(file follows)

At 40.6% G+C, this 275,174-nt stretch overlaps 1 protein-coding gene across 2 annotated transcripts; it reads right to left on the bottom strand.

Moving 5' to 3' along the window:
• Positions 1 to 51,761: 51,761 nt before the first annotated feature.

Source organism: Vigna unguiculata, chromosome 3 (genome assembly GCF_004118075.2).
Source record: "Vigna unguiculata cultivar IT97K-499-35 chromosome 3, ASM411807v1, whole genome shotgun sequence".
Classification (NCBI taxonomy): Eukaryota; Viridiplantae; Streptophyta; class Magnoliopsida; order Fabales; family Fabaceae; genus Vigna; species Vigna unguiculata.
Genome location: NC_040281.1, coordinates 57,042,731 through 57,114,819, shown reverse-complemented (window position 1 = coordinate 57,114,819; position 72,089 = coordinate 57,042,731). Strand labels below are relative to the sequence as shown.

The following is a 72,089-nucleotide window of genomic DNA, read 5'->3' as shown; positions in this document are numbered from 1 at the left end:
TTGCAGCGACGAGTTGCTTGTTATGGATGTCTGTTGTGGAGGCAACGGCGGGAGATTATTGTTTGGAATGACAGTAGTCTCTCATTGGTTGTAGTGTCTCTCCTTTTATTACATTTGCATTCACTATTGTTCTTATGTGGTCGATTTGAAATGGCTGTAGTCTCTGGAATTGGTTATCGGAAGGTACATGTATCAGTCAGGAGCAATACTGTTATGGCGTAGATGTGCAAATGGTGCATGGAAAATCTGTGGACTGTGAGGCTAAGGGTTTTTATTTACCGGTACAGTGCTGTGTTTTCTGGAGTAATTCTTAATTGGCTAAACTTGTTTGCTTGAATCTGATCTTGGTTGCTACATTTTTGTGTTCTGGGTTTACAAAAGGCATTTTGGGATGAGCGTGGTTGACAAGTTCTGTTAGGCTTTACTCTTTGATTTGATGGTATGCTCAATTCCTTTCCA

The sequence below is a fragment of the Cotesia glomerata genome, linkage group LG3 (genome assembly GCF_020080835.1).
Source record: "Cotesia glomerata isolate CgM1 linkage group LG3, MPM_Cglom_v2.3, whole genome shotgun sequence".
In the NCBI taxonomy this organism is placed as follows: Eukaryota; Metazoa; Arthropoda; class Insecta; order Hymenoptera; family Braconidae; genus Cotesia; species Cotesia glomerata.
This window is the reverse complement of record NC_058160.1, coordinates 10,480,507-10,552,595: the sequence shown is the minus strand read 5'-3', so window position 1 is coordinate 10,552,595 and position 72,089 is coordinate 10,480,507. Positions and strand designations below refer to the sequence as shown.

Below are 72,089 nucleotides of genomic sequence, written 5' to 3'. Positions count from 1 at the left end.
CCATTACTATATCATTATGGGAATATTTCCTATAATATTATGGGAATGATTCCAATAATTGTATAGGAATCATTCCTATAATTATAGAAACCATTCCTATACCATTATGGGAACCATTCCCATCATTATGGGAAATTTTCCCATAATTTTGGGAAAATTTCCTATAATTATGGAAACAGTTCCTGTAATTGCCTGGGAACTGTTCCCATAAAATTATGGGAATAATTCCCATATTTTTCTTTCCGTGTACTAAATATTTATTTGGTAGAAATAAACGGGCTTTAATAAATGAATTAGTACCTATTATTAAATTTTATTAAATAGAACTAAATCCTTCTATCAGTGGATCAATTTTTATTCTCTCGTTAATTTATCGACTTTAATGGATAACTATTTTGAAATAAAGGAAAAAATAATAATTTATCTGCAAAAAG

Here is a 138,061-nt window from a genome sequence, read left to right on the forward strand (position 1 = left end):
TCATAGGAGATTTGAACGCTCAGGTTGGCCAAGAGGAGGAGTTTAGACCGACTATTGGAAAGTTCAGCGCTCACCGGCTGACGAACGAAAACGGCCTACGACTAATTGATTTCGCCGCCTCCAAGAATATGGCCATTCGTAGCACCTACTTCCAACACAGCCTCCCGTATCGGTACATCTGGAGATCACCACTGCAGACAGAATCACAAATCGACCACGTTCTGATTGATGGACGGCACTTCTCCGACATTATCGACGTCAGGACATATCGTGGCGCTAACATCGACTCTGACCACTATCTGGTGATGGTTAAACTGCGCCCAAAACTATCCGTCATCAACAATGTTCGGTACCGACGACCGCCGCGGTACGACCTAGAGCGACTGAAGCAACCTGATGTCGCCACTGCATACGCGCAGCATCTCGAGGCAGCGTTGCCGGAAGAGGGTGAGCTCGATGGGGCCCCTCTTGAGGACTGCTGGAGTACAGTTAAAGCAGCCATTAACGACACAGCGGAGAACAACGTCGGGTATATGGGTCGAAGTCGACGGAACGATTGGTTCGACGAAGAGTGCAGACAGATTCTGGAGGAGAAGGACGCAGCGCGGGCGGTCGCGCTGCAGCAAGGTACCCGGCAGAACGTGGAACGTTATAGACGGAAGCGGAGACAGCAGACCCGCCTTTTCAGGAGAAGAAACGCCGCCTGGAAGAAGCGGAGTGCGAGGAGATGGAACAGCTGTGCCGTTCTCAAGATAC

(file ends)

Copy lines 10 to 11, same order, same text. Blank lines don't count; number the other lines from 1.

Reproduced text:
The sequence below is a fragment of the Cotesia glomerata genome, linkage group LG3 (genome assembly GCF_020080835.1).
Source record: "Cotesia glomerata isolate CgM1 linkage group LG3, MPM_Cglom_v2.3, whole genome shotgun sequence".